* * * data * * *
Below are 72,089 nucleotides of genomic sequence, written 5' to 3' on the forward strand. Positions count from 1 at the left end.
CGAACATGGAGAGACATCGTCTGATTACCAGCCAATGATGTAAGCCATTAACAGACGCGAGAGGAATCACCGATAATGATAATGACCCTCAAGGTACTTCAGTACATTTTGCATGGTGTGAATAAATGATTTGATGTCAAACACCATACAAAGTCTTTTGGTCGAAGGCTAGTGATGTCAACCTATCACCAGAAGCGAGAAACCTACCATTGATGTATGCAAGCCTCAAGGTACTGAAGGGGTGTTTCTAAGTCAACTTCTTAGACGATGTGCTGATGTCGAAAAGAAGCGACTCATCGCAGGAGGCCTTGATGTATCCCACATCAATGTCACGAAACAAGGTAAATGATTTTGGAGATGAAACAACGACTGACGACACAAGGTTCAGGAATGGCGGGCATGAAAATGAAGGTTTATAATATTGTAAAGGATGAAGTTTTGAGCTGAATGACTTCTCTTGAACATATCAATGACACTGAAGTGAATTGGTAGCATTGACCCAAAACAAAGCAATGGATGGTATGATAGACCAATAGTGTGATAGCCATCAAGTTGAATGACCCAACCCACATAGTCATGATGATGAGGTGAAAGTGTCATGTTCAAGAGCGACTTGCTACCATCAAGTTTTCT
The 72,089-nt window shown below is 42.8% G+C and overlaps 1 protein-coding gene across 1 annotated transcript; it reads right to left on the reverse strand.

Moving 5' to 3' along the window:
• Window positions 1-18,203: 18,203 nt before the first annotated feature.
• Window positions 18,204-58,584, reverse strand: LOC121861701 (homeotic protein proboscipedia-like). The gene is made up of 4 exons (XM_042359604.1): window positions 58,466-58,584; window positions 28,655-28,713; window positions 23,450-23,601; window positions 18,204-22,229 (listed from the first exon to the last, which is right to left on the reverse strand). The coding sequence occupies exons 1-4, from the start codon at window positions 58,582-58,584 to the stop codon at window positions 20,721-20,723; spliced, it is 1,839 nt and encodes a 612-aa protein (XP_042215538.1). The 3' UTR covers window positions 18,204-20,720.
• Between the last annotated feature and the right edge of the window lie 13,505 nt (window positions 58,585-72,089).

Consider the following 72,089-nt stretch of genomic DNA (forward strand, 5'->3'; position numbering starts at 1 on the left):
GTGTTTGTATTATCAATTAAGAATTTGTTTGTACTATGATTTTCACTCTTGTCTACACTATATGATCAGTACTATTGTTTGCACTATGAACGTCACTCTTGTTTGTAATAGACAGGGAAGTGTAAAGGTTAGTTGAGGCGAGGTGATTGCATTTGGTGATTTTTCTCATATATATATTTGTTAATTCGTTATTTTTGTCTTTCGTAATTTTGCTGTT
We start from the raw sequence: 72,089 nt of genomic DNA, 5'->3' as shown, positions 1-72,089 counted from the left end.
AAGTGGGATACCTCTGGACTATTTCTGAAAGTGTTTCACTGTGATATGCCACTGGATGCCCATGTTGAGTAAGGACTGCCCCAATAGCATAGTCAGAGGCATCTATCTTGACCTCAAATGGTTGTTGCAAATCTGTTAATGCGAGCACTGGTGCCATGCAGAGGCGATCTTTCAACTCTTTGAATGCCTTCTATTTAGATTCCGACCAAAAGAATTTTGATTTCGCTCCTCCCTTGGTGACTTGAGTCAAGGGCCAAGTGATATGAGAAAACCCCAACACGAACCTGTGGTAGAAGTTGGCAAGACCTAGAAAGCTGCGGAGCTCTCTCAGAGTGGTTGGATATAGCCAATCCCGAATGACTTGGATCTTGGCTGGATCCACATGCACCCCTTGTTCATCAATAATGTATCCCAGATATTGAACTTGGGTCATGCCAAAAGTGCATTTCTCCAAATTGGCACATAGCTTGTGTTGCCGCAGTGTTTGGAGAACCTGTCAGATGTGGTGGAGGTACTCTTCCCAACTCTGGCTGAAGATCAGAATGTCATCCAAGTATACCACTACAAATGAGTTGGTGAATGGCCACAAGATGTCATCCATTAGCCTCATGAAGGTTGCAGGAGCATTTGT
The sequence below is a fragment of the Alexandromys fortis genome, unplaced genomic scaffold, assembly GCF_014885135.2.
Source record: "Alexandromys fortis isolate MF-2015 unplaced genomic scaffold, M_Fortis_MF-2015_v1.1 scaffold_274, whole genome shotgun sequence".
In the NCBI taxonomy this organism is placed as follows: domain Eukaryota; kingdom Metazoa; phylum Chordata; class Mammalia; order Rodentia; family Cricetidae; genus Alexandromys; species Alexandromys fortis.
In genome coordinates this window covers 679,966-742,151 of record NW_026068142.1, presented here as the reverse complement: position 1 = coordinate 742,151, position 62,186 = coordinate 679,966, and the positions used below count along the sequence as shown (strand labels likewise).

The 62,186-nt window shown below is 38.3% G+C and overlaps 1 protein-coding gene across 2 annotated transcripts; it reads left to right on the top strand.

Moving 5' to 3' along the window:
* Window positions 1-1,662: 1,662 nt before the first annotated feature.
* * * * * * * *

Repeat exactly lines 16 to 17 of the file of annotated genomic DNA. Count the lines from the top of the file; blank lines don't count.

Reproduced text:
The 62,186-nt window shown below is 38.3% G+C and overlaps 1 protein-coding gene across 2 annotated transcripts; it reads left to right on the top strand.

Moving 5' to 3' along the window: